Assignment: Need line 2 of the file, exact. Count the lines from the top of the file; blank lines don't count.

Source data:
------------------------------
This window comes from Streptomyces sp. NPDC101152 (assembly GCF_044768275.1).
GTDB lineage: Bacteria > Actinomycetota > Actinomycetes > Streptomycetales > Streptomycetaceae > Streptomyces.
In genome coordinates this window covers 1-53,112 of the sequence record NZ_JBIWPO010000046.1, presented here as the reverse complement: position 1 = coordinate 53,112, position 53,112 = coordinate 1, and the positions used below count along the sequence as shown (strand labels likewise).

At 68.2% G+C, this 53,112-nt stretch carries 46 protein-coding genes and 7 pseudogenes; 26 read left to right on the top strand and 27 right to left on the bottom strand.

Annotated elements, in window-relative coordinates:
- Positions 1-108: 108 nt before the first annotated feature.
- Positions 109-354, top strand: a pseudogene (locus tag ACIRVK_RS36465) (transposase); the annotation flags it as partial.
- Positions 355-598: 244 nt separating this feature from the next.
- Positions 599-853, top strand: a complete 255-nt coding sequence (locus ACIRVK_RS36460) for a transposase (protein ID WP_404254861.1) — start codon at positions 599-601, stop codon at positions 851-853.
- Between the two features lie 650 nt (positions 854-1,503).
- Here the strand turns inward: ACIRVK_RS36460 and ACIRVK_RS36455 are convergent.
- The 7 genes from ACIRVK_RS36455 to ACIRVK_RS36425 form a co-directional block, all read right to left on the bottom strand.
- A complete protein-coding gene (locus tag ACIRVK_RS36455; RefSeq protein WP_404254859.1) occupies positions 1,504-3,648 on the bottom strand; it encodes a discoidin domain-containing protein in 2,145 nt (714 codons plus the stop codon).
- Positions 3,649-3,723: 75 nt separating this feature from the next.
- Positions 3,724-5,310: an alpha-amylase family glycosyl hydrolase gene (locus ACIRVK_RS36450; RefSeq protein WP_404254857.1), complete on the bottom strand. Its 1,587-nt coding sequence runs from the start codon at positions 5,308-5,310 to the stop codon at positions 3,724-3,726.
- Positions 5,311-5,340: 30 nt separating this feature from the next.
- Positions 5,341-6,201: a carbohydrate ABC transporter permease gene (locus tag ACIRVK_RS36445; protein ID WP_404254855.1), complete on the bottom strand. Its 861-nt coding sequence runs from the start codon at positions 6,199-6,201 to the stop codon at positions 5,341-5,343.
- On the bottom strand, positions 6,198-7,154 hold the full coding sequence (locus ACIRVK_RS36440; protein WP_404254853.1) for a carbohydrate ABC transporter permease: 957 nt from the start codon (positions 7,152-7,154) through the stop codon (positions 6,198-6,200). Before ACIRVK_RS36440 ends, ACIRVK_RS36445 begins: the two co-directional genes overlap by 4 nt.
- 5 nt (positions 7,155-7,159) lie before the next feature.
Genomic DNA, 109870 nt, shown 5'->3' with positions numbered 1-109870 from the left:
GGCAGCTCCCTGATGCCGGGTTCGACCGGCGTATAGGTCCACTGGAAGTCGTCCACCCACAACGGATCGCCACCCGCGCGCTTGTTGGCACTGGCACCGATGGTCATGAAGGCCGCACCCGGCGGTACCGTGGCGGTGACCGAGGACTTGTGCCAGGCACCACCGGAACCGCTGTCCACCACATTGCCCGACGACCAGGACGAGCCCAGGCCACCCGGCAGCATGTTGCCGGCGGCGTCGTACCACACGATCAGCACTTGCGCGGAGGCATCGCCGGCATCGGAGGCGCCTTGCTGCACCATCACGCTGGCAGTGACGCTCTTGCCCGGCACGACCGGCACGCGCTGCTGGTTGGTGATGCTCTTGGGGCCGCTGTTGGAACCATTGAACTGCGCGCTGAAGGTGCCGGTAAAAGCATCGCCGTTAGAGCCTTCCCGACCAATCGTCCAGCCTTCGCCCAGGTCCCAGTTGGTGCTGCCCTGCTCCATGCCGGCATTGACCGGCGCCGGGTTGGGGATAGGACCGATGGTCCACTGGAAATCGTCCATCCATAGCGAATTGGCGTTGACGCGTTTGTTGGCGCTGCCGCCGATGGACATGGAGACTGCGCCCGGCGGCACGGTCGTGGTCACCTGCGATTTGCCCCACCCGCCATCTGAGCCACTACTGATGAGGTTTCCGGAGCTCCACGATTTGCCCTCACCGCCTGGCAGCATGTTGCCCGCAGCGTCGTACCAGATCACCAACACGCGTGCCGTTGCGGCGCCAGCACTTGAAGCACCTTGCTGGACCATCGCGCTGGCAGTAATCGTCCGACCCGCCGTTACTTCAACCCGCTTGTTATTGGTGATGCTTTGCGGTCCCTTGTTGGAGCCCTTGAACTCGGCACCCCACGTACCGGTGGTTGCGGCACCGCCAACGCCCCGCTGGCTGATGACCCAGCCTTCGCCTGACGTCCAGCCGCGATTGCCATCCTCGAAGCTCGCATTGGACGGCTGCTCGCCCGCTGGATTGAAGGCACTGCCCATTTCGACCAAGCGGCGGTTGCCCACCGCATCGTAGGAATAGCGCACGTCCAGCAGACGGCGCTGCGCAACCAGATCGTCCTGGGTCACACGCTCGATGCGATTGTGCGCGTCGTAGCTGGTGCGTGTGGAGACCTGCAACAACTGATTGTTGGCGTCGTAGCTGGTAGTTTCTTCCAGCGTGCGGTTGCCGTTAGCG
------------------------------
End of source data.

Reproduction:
GTDB lineage: Bacteria > Actinomycetota > Actinomycetes > Streptomycetales > Streptomycetaceae > Streptomyces.